Here Ruth gives the impression that she is not worthy of Boaz’s attention: “I owe you thanks not for making me feel important or promising me much happiness — but for having comforted me. But why does such a great and princely leader of Israel find it worthwhile to capture my heart if I am but a worthless girl? I presume that you regard me as one of your own maidservants. If that is so, do I really owe you thanks? You have not treated me any better than you would one of your other maidservsants. Still, since I consider myself not worthy enough to be your maidservant, I was honored by the manner in which you spoke to me.”


Note that Ruth says, “May I find favor in your eyes.” She used the future tense, which implies that up until that time she had not found favor! But if he had comforted her, and spoken kindly to her, wasn’t that because she had found favor in his eyes?


What she meant to say was: “I cannot believe that I have attained the level of one who has found favor in your eyes. However even this favor cannot compensate for the comforting things you said to me. Indeed, I have yet to find enough favor so as to repay you for your kindness. My wish is that I should continue to find favor in your eyes. You have been too kind to me, especially by telling me that I can remain with your girls and by instructing the men to leave me alone. In addition to all this, you spoke kindly to me by praising me as a righteous woman and promising that God will recompense me in full. All this, even though I am lower than one of your maidservants who has ritually immersed herself, thus accepting the yoke of Judaism or slavery. Such a woman is far greater than I, for she is under the command of a great man like you. This may all seem trivial to you, but these servants feel that they have a unique and privileged status.


“Alternatively, your kind words can be attributed to one of two hopes on your part. Either you wish to find favor in my eyes, or, you wish to be kind to me in the future, and consequently you have exaggerated in extolling my righteousness, so that later it should not seem strange if you are good to me. People will think that you are doing it not out of a desire for me or for some other reason, but purely because of my outstanding righteousness.”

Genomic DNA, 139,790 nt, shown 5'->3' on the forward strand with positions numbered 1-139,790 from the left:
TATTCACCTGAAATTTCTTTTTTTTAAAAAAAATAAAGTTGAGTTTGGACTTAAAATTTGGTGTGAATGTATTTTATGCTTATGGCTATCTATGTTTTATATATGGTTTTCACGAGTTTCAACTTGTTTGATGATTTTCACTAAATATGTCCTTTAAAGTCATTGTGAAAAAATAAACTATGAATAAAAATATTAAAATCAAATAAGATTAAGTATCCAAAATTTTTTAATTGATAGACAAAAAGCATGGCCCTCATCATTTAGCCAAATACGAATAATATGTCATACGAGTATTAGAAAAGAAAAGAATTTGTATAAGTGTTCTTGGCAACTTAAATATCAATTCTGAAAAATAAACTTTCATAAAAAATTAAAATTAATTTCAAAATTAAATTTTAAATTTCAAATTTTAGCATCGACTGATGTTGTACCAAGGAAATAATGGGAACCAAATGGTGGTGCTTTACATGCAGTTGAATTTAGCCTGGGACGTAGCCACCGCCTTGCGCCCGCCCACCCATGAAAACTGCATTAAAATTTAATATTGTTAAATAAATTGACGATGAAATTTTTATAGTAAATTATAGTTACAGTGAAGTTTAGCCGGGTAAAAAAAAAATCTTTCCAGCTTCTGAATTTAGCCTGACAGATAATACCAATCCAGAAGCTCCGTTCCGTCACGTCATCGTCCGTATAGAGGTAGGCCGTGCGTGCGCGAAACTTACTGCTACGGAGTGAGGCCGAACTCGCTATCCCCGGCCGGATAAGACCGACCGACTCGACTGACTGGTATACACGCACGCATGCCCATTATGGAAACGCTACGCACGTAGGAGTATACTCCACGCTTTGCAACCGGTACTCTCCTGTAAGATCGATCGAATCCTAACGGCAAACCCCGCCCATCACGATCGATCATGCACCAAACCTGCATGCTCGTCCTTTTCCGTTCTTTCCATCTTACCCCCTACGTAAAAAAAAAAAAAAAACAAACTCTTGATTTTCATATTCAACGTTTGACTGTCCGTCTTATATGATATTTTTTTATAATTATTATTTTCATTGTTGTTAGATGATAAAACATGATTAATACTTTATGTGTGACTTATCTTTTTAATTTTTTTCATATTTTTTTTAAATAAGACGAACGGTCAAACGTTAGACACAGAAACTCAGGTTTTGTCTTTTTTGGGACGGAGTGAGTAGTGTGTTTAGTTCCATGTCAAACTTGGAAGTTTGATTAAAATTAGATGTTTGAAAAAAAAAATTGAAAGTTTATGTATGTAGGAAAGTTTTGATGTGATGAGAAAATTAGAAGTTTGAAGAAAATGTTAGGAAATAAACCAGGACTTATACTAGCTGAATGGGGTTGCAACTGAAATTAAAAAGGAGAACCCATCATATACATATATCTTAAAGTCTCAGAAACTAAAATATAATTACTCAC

Thus, she tells Boaz: “I wish that I might find favor in your eyes, my master, for I am comforted by knowing that the reason for your kindness is not because you wanted to find favor in my eyes, for who am I? I am not even fit to be your maidservant! It can only be because you wish to be good to me in the future, as I said.”


There is yet another way to understand these words. As we said, Ruth spoke of the future. When she asked: What have I done to deserve your favor? she meant to say as follows: “If there was a good reason for this favor and for the fact that you gave me so much attention, I might have suspected you “of believing the overseer’s slander, and covering up by attempting to console me. However, I do not see any reason for finding favor in your eyes, so what have I done to deserve it?”


Boaz replied: “In truth I did not see anything for myself that made me speak to you so kindly. But much had been related to me about you previously, so I could appreciate your true worth.”


Ruth responded: “If that is the case, and I really deserve to find favor in your eyes, I can understand why you have been so good to me. You comforted me, not only to raise my spirits and make me feel better by telling me that I am more worthy than I think. Your concern for me is genuine and your words have made a profound impression on your maidservant. Your words were not merely designed to make me feel at ease they were spoken from the heart, for you took the trouble to console me with so many words.”


The Four ‘Classes’ of Women


There are four categories of women mentioned in this passage. Firstly, there is the common gentile. The next level is a Jewish maidservant. She is a non-Jewish woman who, after immersing herself in a ritual bath, can live together with her Jewish master. On a higher level is a maidservant who is so worthy that she may serve in the household of Boaz. The highest level is a free woman who is worthy enough to associate with the female members of Boaz’s household.


When Ruth heard that Boaz gave her permission to stay close to the girls, she was a little surprised. Suddenly, she had been elevated from the lowest grade of stranger to the highest level she could hope to attain. Thus, she exclaimed: What have I done to find such favor? I am but a stranger... Boaz promised her that she would be elevated to an even higher level. God would recompense her by making her the progenitress of Solomon (vnka, see earlier on verse 12).


The Highest Grade


She responded to this by telling Boaz: “Though I told you that I was a stranger, you have elevated me to make me far greater than anything I could imagine. But I would have found favor in your eyes even if you would have only accorded me the title of maidservant, for if I am worthy enough to serve you, it is a great honor for me.”


She added the words, my master, to indicate that she would gladly have been willing to act as his maidservant. “The fact that you raised me to such a high level was not merely to console me, for you had already comforted me by instructing your maidservants to stay with me — and by promising me that God will recompense me. Do not think that since you are as a master to me and I am like a servant to you that I am talking very humbly to you, but in truth I believe myself to be lower than a maidservant. On the contrary, I admit to you that I consider myself to be lower than the lowest of your maidservants.”


The words, lh,ujpa ,jtf, like one of your maidserwnts, denotes the lowest of them. We find a similar concept in II Samuel (6:20), where the text has ohehrv sjt, one of the vain fellows. The meaning there is, too, “the vainest of vain fellows.” (The letter j is pointed with a patach for this reason.)